Practicing Self-Compassion

Practicing Self-Compassion

Teaching compassion helps our kids develop into kind, caring individuals. However, compassion is not just about how we treat others, it’s also about how we treat ourselves. 

Self-compassion is the kindness and understanding we give to ourselves. While it’s great to give to others, to grow into healthy, confident adults, kids must be able to practice self-compassion. When teaching your kids about compassion, make sure to help them practice self-compassion. 

Self-Compassion Activities for Kids

Here are some easy ways to cultivate self-compassion in kids:

What are some positive things you can say/think to motivate yourself?

Negative self-talk is the antithesis of self-compassion. Help your child practice self-compassion by asking them to think of positive things that motivate them. For young kids, this could be challenging, so serve as a role model. For example, you could talk about how doing your very best is what motivates you at work. 

Look in the mirror and say three things you like about yourself

Even kids deal with criticizing themselves. Facilitate positive self-talk by asking them to affirm the good qualities they have. Ideally, help to shift their focus from physical attributes to the qualities they bring. Again, if your child struggles with this, you can go first, and you can also share something you love about them to get them started.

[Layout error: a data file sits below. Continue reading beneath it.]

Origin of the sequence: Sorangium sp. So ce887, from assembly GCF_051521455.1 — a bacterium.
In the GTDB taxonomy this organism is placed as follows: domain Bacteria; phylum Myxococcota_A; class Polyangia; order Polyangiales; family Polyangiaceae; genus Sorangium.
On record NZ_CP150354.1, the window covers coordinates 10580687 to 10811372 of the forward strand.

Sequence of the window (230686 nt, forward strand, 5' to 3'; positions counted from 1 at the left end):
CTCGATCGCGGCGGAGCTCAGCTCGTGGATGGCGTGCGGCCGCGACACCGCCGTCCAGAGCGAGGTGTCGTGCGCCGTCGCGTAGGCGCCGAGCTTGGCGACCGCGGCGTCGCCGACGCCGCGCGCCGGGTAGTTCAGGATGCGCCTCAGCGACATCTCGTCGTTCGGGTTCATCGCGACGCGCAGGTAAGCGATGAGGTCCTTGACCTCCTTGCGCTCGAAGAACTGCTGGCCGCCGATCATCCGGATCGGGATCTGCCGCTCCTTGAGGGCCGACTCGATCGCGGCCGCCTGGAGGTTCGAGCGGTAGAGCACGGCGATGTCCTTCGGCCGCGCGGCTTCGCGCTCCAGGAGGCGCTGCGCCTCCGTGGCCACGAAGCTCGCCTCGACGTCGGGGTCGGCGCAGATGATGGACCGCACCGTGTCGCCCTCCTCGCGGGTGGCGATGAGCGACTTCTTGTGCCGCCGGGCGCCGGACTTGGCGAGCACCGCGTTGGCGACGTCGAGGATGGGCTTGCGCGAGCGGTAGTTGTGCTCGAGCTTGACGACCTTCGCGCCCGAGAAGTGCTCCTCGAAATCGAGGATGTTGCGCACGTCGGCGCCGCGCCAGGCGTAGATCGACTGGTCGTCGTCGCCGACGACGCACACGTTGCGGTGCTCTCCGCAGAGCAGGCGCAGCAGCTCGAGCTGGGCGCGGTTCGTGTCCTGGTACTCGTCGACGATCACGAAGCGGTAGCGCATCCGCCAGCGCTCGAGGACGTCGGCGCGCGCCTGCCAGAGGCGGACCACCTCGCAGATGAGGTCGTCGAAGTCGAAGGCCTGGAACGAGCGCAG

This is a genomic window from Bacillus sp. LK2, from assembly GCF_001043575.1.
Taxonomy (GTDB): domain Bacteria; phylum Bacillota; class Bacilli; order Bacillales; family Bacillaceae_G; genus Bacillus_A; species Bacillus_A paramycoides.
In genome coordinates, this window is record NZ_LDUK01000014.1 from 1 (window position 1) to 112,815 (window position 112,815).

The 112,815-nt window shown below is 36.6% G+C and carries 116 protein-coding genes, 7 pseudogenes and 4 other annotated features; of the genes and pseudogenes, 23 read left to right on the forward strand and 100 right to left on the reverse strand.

Respect the statement: I like myself.

Self-loathing is very hard to reverse, so start first by helping your children respect themselves. Explain the importance of valuing yourself, and remind them we are not all perfect. Help them understand that all people feel down and wish to change some things, but that we are all unique and must respect ourselves first. 

Say “I did my best” when you make a mistake.

A huge part of self-compassion is understanding. Some people gladly give others the benefit of the doubt but don’t do the same for themselves. Focus on attitude and effort, not the outcome. If your child makes a mistake, remind them that the most important thing is to try their best. Make sure to uphold this standard for school, sports, etc. 

The activities above are excellent ways for you and your child to both improve self-compassion. It’s much easier for us to show compassion to others when we first do so for ourselves. Kids who develop a strong sense of self-compassion will be able to handle obstacles and persevere to their goals.


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